A Dissenting View About Blasphemy Day
September 29, 2009
The celebrating of "Blasphemy Day" by the Center for Inquiry by sponsoring a contest encouraging new forms of blasphemy, I believe is most unwise. It betrays the civic virtues of democracy. I support the premise that religion should be open to the critical examination of its claims, like all other institutions in society. I do have serious reservations about the forms that these criticisms take. For example, cartoons have been recently circulated ridiculing key figures in Christianity, such as a cartoon depicting a feminine Jesus painting his "nails" with red nail polish, or the drawing of the Pope with a long nose like Pinocchio.
When we defended the right of a Danish newspaper to publish cartoons deploring the violence of Muslim suicide bombers, we were supporting freedom of the press. The right to publish dissenting critiques of religion should be accepted as basic to freedom of expression. But for CFI itself to sponsor the lampooning of Christianity by encouraging anti-Catholic, anti-Protestant, or any other anti-religious cartoons goes beyond the bounds of civilized discourse in pluralistic society. It is not dissimilar to the anti-semitic cartoons of the Nazi era. Yet there are some fundamentalist atheists who have resorted to such vulgar antics to gain press attention. In doing so they have dishonored the basic ethical principles of what the Center for Inquiry has resolutely stood for until now: the toleration of opposing viewpoints.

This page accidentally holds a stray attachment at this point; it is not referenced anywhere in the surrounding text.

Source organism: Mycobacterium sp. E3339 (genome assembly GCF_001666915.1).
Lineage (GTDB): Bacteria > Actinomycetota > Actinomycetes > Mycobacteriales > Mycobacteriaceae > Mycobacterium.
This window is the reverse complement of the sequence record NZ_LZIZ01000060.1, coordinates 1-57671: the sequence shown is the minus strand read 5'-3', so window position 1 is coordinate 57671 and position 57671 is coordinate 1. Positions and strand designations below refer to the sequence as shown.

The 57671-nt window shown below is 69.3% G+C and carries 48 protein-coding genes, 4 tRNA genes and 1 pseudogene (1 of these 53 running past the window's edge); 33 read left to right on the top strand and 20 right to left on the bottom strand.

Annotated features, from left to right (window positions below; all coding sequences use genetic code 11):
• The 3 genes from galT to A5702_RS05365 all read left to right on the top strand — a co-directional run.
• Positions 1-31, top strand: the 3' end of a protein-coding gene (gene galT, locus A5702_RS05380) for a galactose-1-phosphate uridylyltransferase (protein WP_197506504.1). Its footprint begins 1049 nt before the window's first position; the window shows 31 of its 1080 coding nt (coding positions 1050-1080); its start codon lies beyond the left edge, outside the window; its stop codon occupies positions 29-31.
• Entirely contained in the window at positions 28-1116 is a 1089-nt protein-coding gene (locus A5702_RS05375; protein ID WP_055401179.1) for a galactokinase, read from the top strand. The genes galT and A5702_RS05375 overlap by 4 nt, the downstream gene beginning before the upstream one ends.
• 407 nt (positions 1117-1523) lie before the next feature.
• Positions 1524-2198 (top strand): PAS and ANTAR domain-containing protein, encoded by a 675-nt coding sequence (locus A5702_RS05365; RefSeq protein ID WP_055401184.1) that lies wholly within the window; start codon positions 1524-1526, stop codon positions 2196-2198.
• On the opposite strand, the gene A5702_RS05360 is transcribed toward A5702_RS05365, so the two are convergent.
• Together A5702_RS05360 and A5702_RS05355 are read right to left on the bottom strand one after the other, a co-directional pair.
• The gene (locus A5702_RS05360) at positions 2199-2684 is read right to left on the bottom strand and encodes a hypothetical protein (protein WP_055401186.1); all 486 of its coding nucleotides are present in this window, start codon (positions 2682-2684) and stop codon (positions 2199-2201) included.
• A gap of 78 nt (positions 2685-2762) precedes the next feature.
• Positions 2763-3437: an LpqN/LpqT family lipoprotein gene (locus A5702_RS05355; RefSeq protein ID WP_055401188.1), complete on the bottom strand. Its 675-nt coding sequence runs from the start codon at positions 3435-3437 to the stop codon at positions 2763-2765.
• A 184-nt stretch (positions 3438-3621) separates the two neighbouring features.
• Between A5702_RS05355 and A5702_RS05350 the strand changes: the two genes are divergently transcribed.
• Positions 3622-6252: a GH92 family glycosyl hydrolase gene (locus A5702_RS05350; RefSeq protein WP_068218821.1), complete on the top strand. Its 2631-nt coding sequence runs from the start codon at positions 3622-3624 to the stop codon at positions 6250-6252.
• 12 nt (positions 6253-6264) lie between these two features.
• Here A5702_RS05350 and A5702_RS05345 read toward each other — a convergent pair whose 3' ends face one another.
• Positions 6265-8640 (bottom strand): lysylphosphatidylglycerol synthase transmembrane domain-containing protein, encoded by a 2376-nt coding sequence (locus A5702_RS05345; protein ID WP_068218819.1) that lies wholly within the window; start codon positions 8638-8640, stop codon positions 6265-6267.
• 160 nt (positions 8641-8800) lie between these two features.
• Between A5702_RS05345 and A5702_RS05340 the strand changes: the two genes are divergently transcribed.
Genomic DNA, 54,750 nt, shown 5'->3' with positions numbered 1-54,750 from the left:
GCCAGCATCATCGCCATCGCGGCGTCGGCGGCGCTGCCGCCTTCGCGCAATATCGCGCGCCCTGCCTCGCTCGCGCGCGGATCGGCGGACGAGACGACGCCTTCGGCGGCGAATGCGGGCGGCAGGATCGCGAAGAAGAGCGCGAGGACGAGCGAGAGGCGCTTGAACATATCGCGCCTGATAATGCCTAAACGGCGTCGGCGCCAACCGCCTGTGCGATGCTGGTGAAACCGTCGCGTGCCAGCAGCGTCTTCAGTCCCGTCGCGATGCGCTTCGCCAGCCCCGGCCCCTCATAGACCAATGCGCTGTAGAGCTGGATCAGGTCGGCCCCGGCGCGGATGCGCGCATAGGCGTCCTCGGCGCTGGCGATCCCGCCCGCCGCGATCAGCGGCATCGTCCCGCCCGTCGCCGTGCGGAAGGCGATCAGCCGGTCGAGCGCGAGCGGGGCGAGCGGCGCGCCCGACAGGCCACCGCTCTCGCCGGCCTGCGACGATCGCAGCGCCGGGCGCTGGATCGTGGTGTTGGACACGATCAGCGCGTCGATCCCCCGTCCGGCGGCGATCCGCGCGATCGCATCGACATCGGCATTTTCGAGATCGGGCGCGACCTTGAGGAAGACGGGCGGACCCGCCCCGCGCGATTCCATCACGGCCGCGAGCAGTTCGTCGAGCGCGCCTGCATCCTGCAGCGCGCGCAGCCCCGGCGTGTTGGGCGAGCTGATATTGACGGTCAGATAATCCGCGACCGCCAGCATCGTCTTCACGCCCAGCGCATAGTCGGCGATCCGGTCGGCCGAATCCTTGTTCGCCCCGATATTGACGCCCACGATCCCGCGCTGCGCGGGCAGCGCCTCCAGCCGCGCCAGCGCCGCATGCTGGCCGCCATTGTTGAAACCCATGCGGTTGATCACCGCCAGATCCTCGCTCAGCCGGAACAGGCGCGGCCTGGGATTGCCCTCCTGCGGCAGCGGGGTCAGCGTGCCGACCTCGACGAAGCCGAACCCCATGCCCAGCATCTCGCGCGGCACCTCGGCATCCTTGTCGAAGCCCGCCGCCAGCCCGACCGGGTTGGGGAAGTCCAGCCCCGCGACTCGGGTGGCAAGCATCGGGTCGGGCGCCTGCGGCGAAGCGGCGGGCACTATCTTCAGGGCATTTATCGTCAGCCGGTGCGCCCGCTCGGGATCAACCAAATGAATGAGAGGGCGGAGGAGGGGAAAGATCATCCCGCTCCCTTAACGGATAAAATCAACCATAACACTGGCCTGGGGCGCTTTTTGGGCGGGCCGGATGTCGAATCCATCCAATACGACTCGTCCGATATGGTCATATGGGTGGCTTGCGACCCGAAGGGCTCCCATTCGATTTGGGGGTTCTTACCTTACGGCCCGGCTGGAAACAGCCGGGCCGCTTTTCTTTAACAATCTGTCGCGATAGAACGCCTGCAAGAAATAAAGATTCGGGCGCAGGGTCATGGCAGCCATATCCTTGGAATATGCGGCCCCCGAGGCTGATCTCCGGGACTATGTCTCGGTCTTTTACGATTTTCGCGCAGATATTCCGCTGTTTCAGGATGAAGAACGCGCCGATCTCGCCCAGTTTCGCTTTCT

It is one thing to examine the claims of religion in a responsible way by calling attention to Biblical, Koranic or scientific criticisms, it is quite another to violate the key humanistic principle of tolerance. One may disagree with contending religious beliefs, but to denigrate them by rude caricatures borders on hate speech. What would humanists and skeptics say if religious believers insulted them in the same way? We would protest the lack of respect for alternative views in a democratic society. I apologize to my fellow citizens who have suffered these barbs of indignity.